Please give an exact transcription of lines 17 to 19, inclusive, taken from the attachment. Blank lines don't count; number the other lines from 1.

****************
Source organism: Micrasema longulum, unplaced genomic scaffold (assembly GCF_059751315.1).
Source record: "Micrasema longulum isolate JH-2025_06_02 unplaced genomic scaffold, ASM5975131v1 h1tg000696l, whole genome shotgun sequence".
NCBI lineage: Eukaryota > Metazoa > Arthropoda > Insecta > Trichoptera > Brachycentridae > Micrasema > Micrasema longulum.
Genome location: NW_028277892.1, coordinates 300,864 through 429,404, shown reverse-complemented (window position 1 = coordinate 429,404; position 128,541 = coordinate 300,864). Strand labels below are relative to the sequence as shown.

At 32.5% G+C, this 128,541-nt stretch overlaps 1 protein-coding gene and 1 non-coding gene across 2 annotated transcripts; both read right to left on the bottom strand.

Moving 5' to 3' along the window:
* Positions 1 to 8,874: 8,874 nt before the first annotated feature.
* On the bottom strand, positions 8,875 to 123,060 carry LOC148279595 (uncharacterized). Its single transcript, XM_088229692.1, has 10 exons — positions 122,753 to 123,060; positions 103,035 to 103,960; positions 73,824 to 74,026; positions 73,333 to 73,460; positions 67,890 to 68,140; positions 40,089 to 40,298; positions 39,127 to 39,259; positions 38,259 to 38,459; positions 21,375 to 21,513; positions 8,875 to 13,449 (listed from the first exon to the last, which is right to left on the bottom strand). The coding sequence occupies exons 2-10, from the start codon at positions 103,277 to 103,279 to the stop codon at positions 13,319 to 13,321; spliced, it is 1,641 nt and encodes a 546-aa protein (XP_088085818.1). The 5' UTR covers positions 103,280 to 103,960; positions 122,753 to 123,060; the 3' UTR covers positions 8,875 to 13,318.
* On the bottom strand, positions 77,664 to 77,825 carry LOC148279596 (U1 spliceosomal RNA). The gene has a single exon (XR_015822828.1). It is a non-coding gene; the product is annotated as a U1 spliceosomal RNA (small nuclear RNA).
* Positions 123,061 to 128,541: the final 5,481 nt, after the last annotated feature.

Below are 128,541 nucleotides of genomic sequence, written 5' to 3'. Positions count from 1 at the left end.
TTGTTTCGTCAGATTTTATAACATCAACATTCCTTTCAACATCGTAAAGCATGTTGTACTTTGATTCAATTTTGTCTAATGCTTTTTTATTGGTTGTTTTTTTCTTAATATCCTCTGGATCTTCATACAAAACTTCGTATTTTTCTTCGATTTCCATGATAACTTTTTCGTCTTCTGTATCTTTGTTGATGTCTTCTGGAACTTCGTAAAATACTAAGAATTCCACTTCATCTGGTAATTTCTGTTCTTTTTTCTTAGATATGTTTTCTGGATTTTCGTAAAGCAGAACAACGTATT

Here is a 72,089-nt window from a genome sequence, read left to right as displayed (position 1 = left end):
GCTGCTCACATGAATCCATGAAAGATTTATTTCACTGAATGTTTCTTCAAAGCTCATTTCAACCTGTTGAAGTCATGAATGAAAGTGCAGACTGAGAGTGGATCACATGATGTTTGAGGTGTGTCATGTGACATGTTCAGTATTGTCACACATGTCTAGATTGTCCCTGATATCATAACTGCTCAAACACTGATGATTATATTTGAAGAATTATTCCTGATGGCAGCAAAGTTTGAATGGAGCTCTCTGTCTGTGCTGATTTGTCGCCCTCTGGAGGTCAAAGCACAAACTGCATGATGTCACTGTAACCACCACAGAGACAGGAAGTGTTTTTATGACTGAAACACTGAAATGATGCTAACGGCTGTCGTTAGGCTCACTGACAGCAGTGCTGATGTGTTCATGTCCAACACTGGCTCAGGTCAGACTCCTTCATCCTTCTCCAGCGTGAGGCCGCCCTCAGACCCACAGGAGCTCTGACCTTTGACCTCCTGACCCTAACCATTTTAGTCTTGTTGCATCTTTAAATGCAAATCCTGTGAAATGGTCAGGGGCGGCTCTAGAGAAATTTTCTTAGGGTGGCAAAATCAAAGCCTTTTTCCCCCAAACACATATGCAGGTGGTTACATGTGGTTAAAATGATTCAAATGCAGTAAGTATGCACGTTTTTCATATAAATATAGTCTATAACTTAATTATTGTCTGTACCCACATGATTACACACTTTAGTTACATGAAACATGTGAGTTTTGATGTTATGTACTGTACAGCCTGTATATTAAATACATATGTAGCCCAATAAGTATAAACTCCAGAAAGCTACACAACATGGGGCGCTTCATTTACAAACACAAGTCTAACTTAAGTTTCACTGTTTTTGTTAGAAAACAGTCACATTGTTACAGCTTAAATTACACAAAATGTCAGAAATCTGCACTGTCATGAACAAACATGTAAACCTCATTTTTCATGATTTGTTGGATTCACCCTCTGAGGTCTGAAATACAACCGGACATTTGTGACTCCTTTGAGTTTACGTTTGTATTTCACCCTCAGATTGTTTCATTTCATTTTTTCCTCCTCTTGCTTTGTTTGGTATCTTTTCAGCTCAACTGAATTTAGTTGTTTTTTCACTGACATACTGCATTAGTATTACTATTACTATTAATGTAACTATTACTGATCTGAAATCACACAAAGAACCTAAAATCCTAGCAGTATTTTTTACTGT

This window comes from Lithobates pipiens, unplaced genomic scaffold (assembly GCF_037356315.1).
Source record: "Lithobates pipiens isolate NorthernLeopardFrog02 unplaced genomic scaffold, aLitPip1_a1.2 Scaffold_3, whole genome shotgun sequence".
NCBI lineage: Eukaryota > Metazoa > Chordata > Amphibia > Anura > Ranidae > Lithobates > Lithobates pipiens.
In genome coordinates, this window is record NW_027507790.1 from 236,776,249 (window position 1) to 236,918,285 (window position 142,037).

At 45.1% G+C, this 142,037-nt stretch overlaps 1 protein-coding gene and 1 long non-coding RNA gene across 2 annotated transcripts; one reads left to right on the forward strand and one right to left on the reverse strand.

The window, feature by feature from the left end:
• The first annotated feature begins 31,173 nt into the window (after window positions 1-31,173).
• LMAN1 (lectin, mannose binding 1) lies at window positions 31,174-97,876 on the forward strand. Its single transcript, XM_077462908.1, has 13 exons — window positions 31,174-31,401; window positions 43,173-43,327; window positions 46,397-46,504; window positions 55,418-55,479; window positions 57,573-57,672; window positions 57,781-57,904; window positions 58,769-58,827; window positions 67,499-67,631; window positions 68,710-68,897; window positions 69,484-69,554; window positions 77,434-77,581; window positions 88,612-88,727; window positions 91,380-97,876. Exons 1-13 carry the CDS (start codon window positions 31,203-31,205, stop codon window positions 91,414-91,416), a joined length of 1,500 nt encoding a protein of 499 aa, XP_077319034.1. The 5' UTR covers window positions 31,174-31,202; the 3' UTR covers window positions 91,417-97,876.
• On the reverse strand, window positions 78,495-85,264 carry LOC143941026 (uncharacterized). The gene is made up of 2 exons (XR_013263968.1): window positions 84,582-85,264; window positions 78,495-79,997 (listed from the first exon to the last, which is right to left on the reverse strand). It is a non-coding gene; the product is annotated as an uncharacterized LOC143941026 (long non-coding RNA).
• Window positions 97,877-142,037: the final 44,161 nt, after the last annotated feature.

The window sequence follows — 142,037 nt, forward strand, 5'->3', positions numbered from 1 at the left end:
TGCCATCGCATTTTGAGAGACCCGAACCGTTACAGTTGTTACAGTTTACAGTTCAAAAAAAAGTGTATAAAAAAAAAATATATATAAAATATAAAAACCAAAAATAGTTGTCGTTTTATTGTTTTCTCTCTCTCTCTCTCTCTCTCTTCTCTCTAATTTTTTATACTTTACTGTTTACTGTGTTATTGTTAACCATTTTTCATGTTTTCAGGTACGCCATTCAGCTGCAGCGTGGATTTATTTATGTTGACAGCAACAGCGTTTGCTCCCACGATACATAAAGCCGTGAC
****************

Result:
NCBI lineage: Eukaryota > Metazoa > Chordata > Amphibia > Anura > Ranidae > Lithobates > Lithobates pipiens.
In genome coordinates, this window is record NW_027507790.1 from 236,776,249 (window position 1) to 236,918,285 (window position 142,037).

At 45.1% G+C, this 142,037-nt stretch overlaps 1 protein-coding gene and 1 long non-coding RNA gene across 2 annotated transcripts; one reads left to right on the forward strand and one right to left on the reverse strand.